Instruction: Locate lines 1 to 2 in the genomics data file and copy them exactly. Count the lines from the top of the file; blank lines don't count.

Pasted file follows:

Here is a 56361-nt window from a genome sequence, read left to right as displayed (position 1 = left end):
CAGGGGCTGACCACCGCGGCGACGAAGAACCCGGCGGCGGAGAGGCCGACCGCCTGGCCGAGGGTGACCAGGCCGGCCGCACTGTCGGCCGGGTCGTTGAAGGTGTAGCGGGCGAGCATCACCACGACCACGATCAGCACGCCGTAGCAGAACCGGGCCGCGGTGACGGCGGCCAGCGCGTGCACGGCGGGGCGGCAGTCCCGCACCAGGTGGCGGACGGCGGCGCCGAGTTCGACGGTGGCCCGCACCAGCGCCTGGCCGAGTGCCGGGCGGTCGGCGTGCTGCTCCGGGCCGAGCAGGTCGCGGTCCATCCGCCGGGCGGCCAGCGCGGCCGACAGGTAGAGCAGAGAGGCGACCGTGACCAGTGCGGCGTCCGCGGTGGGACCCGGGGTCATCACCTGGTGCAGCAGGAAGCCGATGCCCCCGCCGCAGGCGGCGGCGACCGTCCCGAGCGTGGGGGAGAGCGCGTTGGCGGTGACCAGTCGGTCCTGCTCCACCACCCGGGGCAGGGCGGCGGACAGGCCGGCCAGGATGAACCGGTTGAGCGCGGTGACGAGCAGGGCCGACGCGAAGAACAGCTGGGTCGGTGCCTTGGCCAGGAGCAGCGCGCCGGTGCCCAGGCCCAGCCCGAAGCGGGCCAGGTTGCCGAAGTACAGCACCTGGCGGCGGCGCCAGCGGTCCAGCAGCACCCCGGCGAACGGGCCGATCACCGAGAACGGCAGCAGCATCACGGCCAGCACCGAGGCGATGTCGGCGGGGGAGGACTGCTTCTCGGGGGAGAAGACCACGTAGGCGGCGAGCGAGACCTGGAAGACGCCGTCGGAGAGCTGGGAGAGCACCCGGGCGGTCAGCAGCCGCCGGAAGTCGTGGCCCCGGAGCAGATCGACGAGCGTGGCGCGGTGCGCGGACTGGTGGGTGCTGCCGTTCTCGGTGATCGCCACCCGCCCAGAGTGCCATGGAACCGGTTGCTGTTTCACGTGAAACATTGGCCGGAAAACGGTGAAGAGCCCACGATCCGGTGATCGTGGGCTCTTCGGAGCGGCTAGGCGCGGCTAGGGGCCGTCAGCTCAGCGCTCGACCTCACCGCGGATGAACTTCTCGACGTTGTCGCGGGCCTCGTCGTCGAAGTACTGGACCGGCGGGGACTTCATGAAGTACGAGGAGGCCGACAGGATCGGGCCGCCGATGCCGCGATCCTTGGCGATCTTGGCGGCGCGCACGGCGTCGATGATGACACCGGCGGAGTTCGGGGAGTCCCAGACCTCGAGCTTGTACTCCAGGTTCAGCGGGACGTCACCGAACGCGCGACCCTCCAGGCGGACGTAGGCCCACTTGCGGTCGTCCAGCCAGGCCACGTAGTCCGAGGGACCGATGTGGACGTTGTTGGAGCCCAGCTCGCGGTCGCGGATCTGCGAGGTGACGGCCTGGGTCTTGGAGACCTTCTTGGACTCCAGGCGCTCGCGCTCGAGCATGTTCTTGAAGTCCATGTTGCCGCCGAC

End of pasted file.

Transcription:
Here is a 56361-nt window from a genome sequence, read left to right as displayed (position 1 = left end):
CAGGGGCTGACCACCGCGGCGACGAAGAACCCGGCGGCGGAGAGGCCGACCGCCTGGCCGAGGGTGACCAGGCCGGCCGCACTGTCGGCCGGGTCGTTGAAGGTGTAGCGGGCGAGCATCACCACGACCACGATCAGCACGCCGTAGCAGAACCGGGCCGCGGTGACGGCGGCCAGCGCGTGCACGGCGGGGCGGCAGTCCCGCACCAGGTGGCGGACGGCGGCGCCGAGTTCGACGGTGGCCCGCACCAGCGCCTGGCCGAGTGCCGGGCGGTCGGCGTGCTGCTCCGGGCCGAGCAGGTCGCGGTCCATCCGCCGGGCGGCCAGCGCGGCCGACAGGTAGAGCAGAGAGGCGACCGTGACCAGTGCGGCGTCCGCGGTGGGACCCGGGGTCATCACCTGGTGCAGCAGGAAGCCGATGCCCCCGCCGCAGGCGGCGGCGACCGTCCCGAGCGTGGGGGAGAGCGCGTTGGCGGTGACCAGTCGGTCCTGCTCCACCACCCGGGGCAGGGCGGCGGACAGGCCGGCCAGGATGAACCGGTTGAGCGCGGTGACGAGCAGGGCCGACGCGAAGAACAGCTGGGTCGGTGCCTTGGCCAGGAGCAGCGCGCCGGTGCCCAGGCCCAGCCCGAAGCGGGCCAGGTTGCCGAAGTACAGCACCTGGCGGCGGCGCCAGCGGTCCAGCAGCACCCCGGCGAACGGGCCGATCACCGAGAACGGCAGCAGCATCACGGCCAGCACCGAGGCGATGTCGGCGGGGGAGGACTGCTTCTCGGGGGAGAAGACCACGTAGGCGGCGAGCGAGACCTGGAAGACGCCGTCGGAGAGCTGGGAGAGCACCCGGGCGGTCAGCAGCCGCCGGAAGTCGTGGCCCCGGAGCAGATCGACGAGCGTGGCGCGGTGCGCGGACTGGTGGGTGCTGCCGTTCTCGGTGATCGCCACCCGCCCAGAGTGCCATGGAACCGGTTGCTGTTTCACGTGAAACATTGGCCGGAAAACGGTGAAGAGCCCACGATCCGGTGATCGTGGGCTCTTCGGAGCGGCTAGGCGCGGCTAGGGGCCGTCAGCTCAGCGCTCGACCTCACCGCGGATGAACTTCTCGACGTTGTCGCGGGCCTCGTCGTCGAAGTACTGGACCGGCGGGGACTTCATGAAGTACGAGGAGGCCGACAGGATCGGGCCGCCGATGCCGCGATCCTTGGCGATCTTGGCGGCGCGCACGGCGTCGATGATGACACCGGCGGAGTTCGGGGAGTCCCAGACCTCGAGCTTGTACTCCAGGTTCAGCGGGACGTCACCGAACGCGCGACCCTCCAGGCGGACGTAGGCCCACTTGCGGTCGTCCAGCCAGGCCACGTAGTCCGAGGGACCGATGTGGACGTTGTTGGAGCCCAGCTCGCGGTCGCGGATCTGCGAGGTGACGGCCTGGGTCTTGGAGACCTTCTTGGACTCCAGGCGCTCGCGCTCGAGCATGTTCTTGAAGTCCATGTTGCCGCCGAC